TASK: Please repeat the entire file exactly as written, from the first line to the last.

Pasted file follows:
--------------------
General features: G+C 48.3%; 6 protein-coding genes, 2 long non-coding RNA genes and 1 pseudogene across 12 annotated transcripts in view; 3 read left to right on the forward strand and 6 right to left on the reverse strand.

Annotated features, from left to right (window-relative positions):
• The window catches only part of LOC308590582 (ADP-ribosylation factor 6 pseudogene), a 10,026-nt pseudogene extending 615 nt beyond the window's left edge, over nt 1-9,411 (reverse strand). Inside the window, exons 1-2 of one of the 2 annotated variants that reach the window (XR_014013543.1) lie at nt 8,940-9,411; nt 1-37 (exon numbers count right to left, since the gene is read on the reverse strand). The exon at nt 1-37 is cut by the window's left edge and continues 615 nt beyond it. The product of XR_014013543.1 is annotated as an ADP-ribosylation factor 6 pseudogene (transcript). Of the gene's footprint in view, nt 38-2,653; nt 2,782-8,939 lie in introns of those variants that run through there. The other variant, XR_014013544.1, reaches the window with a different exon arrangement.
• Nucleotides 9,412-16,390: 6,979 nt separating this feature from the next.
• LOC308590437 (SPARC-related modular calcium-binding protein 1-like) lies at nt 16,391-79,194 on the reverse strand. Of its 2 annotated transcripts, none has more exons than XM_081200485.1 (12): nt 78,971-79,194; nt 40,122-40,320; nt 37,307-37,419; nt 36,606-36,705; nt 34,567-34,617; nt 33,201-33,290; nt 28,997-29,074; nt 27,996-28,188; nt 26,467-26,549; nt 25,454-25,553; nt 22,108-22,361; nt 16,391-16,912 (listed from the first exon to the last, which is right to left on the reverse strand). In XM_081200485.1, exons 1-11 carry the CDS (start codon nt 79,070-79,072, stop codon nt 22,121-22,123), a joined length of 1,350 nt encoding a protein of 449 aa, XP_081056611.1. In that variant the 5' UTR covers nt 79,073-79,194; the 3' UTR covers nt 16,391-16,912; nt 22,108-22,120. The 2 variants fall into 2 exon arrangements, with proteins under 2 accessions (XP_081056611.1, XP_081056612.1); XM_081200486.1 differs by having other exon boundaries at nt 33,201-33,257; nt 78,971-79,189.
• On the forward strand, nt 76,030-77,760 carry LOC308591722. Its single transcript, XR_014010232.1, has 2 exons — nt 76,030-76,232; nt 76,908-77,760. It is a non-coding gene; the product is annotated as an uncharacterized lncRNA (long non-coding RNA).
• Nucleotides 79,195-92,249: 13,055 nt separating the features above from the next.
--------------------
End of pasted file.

General features: G+C 48.3%; 6 protein-coding genes, 2 long non-coding RNA genes and 1 pseudogene across 12 annotated transcripts in view; 3 read left to right on the forward strand and 6 right to left on the reverse strand.

Annotated features, from left to right (window-relative positions):
• The window catches only part of LOC308590582 (ADP-ribosylation factor 6 pseudogene), a 10,026-nt pseudogene extending 615 nt beyond the window's left edge, over nt 1-9,411 (reverse strand). Inside the window, exons 1-2 of one of the 2 annotated variants that reach the window (XR_014013543.1) lie at nt 8,940-9,411; nt 1-37 (exon numbers count right to left, since the gene is read on the reverse strand). The exon at nt 1-37 is cut by the window's left edge and continues 615 nt beyond it. The product of XR_014013543.1 is annotated as an ADP-ribosylation factor 6 pseudogene (transcript). Of the gene's footprint in view, nt 38-2,653; nt 2,782-8,939 lie in introns of those variants that run through there. The other variant, XR_014013544.1, reaches the window with a different exon arrangement.
• Nucleotides 9,412-16,390: 6,979 nt separating this feature from the next.
• LOC308590437 (SPARC-related modular calcium-binding protein 1-like) lies at nt 16,391-79,194 on the reverse strand. Of its 2 annotated transcripts, none has more exons than XM_081200485.1 (12): nt 78,971-79,194; nt 40,122-40,320; nt 37,307-37,419; nt 36,606-36,705; nt 34,567-34,617; nt 33,201-33,290; nt 28,997-29,074; nt 27,996-28,188; nt 26,467-26,549; nt 25,454-25,553; nt 22,108-22,361; nt 16,391-16,912 (listed from the first exon to the last, which is right to left on the reverse strand). In XM_081200485.1, exons 1-11 carry the CDS (start codon nt 79,070-79,072, stop codon nt 22,121-22,123), a joined length of 1,350 nt encoding a protein of 449 aa, XP_081056611.1. In that variant the 5' UTR covers nt 79,073-79,194; the 3' UTR covers nt 16,391-16,912; nt 22,108-22,120. The 2 variants fall into 2 exon arrangements, with proteins under 2 accessions (XP_081056611.1, XP_081056612.1); XM_081200486.1 differs by having other exon boundaries at nt 33,201-33,257; nt 78,971-79,189.
• On the forward strand, nt 76,030-77,760 carry LOC308591722. Its single transcript, XR_014010232.1, has 2 exons — nt 76,030-76,232; nt 76,908-77,760. It is a non-coding gene; the product is annotated as an uncharacterized lncRNA (long non-coding RNA).
• Nucleotides 79,195-92,249: 13,055 nt separating the features above from the next.